Transvaginal mesh repair of pelvic organ prolapse

What is transvaginal mesh?

This refers to transvaginal implantation of surgical mesh to repair areas of tissue damage /weakness which cause pelvic organ prolapse (POP). The  premise for transvaginal mesh repair comes from the excellent surgical outcomes where mesh has been used to treat abdonimal wall hernia (since 1950s),  abdominal repair of  POP (since 1970s), and urinary stress incontinence (since late 1990's). The aim of transvaginal mesh is therefore to increase the longevity of pelvic organ prolapse repairs.

How does transvaginal mesh work?

Through small incision in the vaginal wall, surgical mesh is carefully implanted into spaces /compartments in the pelvis using specially designed instruments.  The mesh is held in place by sutures or tissue fixation devices to pre-determined points in the pelvic floor muscles and ligaments. In time, cells grow into the pores of the mesh to create a sling or hammock support system thus restoring normal anatomy.

How is transvaginal mesh different from traditional non-mesh repairs?

In traditional non-mesh repairs, the torn or damaged connective tissue is brought back together by absorbable suture materials. The strength of non-mesh repair relies entirely on the quality of the individual's own scar tissue formation.  The variable success of traditional non-mesh repairs, compared with the consistently excellent outcomes of surgical mesh repairs in inguinal and incisional herniae, and the continuing refinement of mesh for transvaginal works, have encouraged surgeons and researchers to look for ways to improve the long-term results of pelvic floor repair in recent years.

What types of surgical mesh are available for treatment of pelvic organ prolapse?

There are many different types of surgical mesh. However, they can be broadly divided into 4 groups: (1) non-absorbable synthetic (e.g. polypropylene), (2) absorbable synthetic (e.g. polyglycolic acid), (3) biologic (e.g. acellular collagen derived from bovine or porcine sources), (4) composite (e.g. a combination of absorbale and non-absorable).

Where in the pevis have transvaginal mesh been used?

Transvaginal mesh has been implanted into (1) the anterior vaginal wall to repair the anatomical defects which cause cystocoele (bladder hernia), (2) into the posterior vaginal wall to repair the anatomical defects which cause rectocoele (rectal hernia),  (3) into the top of the vagina  to re-inforce the anatomical defects which cause uterine prolapse or enterocoele (small bowel).

Are the benefits of transvaginal mesh repairs proven?

To date,  there is no conclusive evidence that using transvaginally implanted surgical mesh improves clinical outcomes compared to tradtional non-mesh repairs. There is also a lack of good-quality research and long-term data to confirm or refute the medium to long-term benefits of transvaginal mesh. However, our CARE data,  and the published evidence  available to date, point to the following findings:

  • transvaginal mesh augmentation to the anterior vaginal wall does seem to result in superior anatomical outcomes. However, this does not necessarily mean superior symptomatic or functional (sexual or bladder) outcomes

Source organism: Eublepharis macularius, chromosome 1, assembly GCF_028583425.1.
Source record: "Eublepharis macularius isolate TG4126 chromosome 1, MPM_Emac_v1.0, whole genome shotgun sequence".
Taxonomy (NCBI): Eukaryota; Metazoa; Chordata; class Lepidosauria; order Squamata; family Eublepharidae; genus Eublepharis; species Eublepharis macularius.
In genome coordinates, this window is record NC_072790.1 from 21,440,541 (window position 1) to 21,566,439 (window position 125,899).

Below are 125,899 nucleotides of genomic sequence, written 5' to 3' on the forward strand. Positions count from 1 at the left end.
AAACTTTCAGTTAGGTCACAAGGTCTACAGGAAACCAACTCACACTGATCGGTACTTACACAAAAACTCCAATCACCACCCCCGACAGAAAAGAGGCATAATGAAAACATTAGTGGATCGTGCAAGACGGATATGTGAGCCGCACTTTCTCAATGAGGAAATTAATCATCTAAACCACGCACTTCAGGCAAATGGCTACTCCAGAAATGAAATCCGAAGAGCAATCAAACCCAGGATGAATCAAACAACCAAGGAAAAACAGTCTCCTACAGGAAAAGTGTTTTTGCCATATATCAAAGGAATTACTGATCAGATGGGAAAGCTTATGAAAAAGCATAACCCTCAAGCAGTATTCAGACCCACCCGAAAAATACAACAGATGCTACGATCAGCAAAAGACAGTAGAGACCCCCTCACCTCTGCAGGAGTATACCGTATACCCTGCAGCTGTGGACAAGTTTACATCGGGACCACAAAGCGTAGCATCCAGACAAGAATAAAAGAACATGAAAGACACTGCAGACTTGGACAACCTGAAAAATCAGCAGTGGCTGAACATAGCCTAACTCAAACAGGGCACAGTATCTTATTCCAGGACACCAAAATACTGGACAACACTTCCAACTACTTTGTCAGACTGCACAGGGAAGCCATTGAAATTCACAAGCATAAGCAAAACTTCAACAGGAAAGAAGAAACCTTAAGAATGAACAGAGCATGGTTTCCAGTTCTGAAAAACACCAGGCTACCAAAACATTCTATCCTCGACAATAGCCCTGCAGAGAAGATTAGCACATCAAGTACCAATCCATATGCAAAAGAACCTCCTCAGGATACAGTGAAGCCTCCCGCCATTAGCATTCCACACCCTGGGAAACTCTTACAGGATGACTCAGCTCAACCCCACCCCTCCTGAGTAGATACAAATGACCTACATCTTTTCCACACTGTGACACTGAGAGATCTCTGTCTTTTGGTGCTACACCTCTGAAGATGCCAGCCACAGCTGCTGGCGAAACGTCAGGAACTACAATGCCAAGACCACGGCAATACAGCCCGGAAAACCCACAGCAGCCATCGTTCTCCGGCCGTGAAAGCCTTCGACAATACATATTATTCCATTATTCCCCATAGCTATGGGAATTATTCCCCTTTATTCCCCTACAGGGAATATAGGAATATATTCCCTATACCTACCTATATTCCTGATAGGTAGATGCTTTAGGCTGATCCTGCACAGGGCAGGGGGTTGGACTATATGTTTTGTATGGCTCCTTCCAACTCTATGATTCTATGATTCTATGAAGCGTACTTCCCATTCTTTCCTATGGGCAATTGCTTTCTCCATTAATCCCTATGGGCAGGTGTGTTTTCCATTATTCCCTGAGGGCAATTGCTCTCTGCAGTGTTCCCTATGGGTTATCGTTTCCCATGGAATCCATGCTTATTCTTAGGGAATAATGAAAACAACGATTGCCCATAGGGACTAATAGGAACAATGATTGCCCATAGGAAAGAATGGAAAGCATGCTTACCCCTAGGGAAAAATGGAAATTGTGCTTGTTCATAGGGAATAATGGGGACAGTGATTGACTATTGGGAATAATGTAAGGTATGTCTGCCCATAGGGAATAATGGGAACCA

• transvaginal mesh augmentation to apical or posterior vaginal walls does not appear to produce any added benefit compared to traditional non-mesh repair
  • abdominal or laparoscopic mesh repair offers superior anatomical outcomes than traditional non-mesh and mesh repairs to the vaginal apex or uterus
What are the risks of transvaginal mesh repair?

No repair surgical procedure is risk-free and this is true of transvaginal mesh repair. Experience to date indicates that major complications are uncommon. General risks of pelvic organ prolapse surgery may include injury to bladder, bowel, blood vessels and nerves of the pelvis, tender scars, painful intercourse. Additional risks associated with transvaginal mesh include mesh erosion, extrusion, inflammation, infection. Mesh complications may impair patient's quality of life and may require additional, at times multiple surgeries.  Complete removal may rarely be unsuccessful and may not result in complete resolution of pain.

Recommendations regarding transvaginal mesh repair surgery?

As every individual patient has different types of pelvic floor defects, different tissue quality, different health status, different expectations, you should consult with a gynaecologist who has extensive experience in a whole range of non-surgical and surgical treatments for pelvic organ prolapse.

Before considering surgery:

  • beware of all POP treatment options - conservative (wait-see, pelvic floor exercise, topical hormones, vaginal pessary) and surgical options
  • beware of the risks and benefits, success and failure rates of traditional vs. transvaginal vs. abdominal vs laparoscopic non-mesh and mesh repairs
  • ask the surgeon to explain the reasons behind the recommended treatment  
  • beware of the additional risks associated with the use of surgical mesh
  • ask the surgeon for information pamphlet about the specific product / material to be used
  • ask the surgeon about his/her experience regarding the recommended surgery, the chosen surgical mesh, risk prevention and management

After surgery:

  • notify the surgeon of any complications or abnormal symptoms (persistent vaginal discharge/bleeding, pelvic pain, bladder or bowel disturbance, painful sex)
  • continue with annual check-ups
  • talk to the doctor about any questions or concerns

With 20 years experience in traditional non-mesh, over 1200 transvaginal and laparoscopic non-mesh and mesh procedures, and successful treatment of many tertiary referral cases, you are welcome to consult Associate Professor Alan Lam for his advice regarding pelvic organ prolapse surgery, particularly in relation to transvaginal mesh surgery.